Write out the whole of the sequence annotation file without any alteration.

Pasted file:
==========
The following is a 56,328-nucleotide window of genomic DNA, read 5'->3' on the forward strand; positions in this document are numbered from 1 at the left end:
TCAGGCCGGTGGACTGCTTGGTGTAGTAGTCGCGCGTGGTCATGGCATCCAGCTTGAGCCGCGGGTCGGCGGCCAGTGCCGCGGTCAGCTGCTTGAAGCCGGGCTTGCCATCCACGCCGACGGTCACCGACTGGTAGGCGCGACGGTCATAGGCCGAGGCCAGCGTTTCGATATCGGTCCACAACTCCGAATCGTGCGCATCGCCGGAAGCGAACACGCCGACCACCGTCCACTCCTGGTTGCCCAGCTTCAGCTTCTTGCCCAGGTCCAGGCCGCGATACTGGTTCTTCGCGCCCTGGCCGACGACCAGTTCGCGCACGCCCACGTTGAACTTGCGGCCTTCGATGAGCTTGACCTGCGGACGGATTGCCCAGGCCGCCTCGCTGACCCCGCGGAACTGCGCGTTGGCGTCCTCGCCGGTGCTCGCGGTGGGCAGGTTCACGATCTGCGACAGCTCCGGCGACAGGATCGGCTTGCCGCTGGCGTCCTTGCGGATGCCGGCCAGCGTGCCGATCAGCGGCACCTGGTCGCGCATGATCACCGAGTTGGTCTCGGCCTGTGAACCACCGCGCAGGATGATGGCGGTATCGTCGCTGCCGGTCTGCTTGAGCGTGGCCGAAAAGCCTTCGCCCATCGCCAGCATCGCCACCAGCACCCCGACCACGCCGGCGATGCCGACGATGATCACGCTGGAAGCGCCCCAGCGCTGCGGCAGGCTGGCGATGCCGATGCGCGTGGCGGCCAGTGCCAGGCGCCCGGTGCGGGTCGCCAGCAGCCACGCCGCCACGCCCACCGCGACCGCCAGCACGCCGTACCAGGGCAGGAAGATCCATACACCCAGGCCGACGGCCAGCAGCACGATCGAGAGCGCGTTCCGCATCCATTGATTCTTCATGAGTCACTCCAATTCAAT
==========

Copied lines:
The following is a 56,328-nucleotide window of genomic DNA, read 5'->3' on the forward strand; positions in this document are numbered from 1 at the left end:
TCAGGCCGGTGGACTGCTTGGTGTAGTAGTCGCGCGTGGTCATGGCATCCAGCTTGAGCCGCGGGTCGGCGGCCAGTGCCGCGGTCAGCTGCTTGAAGCCGGGCTTGCCATCCACGCCGACGGTCACCGACTGGTAGGCGCGACGGTCATAGGCCGAGGCCAGCGTTTCGATATCGGTCCACAACTCCGAATCGTGCGCATCGCCGGAAGCGAACACGCCGACCACCGTCCACTCCTGGTTGCCCAGCTTCAGCTTCTTGCCCAGGTCCAGGCCGCGATACTGGTTCTTCGCGCCCTGGCCGACGACCAGTTCGCGCACGCCCACGTTGAACTTGCGGCCTTCGATGAGCTTGACCTGCGGACGGATTGCCCAGGCCGCCTCGCTGACCCCGCGGAACTGCGCGTTGGCGTCCTCGCCGGTGCTCGCGGTGGGCAGGTTCACGATCTGCGACAGCTCCGGCGACAGGATCGGCTTGCCGCTGGCGTCCTTGCGGATGCCGGCCAGCGTGCCGATCAGCGGCACCTGGTCGCGCATGATCACCGAGTTGGTCTCGGCCTGTGAACCACCGCGCAGGATGATGGCGGTATCGTCGCTGCCGGTCTGCTTGAGCGTGGCCGAAAAGCCTTCGCCCATCGCCAGCATCGCCACCAGCACCCCGACCACGCCGGCGATGCCGACGATGATCACGCTGGAAGCGCCCCAGCGCTGCGGCAGGCTGGCGATGCCGATGCGCGTGGCGGCCAGTGCCAGGCGCCCGGTGCGGGTCGCCAGCAGCCACGCCGCCACGCCCACCGCGACCGCCAGCACGCCGTACCAGGGCAGGAAGATCCATACACCCAGGCCGACGGCCAGCAGCACGATCGAGAGCGCGTTCCGCATCCATTGATTCTTCATGAGTCACTCCAATTCAAT